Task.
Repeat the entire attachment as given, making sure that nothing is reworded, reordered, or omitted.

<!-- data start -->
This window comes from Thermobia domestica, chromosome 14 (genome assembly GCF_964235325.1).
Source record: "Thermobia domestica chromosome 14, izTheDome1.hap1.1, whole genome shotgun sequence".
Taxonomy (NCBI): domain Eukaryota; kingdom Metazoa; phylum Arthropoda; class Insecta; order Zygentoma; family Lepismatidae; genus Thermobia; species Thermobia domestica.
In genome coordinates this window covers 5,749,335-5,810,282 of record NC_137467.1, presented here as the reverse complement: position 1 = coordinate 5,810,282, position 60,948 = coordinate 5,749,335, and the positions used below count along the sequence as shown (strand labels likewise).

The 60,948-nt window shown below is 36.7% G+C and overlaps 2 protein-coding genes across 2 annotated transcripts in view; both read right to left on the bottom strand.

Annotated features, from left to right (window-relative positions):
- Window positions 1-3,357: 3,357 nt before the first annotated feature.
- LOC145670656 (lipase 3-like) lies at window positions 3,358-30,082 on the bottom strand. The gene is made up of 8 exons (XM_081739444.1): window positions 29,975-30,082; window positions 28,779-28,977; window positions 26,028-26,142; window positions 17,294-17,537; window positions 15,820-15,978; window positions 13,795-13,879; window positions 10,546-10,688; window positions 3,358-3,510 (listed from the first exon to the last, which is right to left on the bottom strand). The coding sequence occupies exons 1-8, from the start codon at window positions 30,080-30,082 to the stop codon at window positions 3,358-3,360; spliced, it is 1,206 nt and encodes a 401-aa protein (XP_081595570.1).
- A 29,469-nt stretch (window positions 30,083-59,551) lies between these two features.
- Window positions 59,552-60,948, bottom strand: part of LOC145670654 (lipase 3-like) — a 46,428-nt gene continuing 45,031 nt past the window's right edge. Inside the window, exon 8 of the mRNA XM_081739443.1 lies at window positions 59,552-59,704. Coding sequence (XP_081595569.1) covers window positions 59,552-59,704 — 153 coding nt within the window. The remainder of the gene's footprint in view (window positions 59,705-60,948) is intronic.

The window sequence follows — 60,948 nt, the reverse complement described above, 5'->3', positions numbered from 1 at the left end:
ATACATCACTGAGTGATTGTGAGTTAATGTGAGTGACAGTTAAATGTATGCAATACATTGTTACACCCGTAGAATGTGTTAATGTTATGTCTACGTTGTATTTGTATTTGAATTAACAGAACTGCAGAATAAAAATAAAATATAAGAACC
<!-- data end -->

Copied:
This window comes from Thermobia domestica, chromosome 14 (genome assembly GCF_964235325.1).
Source record: "Thermobia domestica chromosome 14, izTheDome1.hap1.1, whole genome shotgun sequence".
Taxonomy (NCBI): domain Eukaryota; kingdom Metazoa; phylum Arthropoda; class Insecta; order Zygentoma; family Lepismatidae; genus Thermobia; species Thermobia domestica.
In genome coordinates this window covers 5,749,335-5,810,282 of record NC_137467.1, presented here as the reverse complement: position 1 = coordinate 5,810,282, position 60,948 = coordinate 5,749,335, and the positions used below count along the sequence as shown (strand labels likewise).

The 60,948-nt window shown below is 36.7% G+C and overlaps 2 protein-coding genes across 2 annotated transcripts in view; both read right to left on the bottom strand.

Annotated features, from left to right (window-relative positions):
- Window positions 1-3,357: 3,357 nt before the first annotated feature.
- LOC145670656 (lipase 3-like) lies at window positions 3,358-30,082 on the bottom strand. The gene is made up of 8 exons (XM_081739444.1): window positions 29,975-30,082; window positions 28,779-28,977; window positions 26,028-26,142; window positions 17,294-17,537; window positions 15,820-15,978; window positions 13,795-13,879; window positions 10,546-10,688; window positions 3,358-3,510 (listed from the first exon to the last, which is right to left on the bottom strand). The coding sequence occupies exons 1-8, from the start codon at window positions 30,080-30,082 to the stop codon at window positions 3,358-3,360; spliced, it is 1,206 nt and encodes a 401-aa protein (XP_081595570.1).
- A 29,469-nt stretch (window positions 30,083-59,551) lies between these two features.
- Window positions 59,552-60,948, bottom strand: part of LOC145670654 (lipase 3-like) — a 46,428-nt gene continuing 45,031 nt past the window's right edge. Inside the window, exon 8 of the mRNA XM_081739443.1 lies at window positions 59,552-59,704. Coding sequence (XP_081595569.1) covers window positions 59,552-59,704 — 153 coding nt within the window. The remainder of the gene's footprint in view (window positions 59,705-60,948) is intronic.

The window sequence follows — 60,948 nt, the reverse complement described above, 5'->3', positions numbered from 1 at the left end:
ATACATCACTGAGTGATTGTGAGTTAATGTGAGTGACAGTTAAATGTATGCAATACATTGTTACACCCGTAGAATGTGTTAATGTTATGTCTACGTTGTATTTGTATTTGAATTAACAGAACTGCAGAATAAAAATAAAATATAAGAACC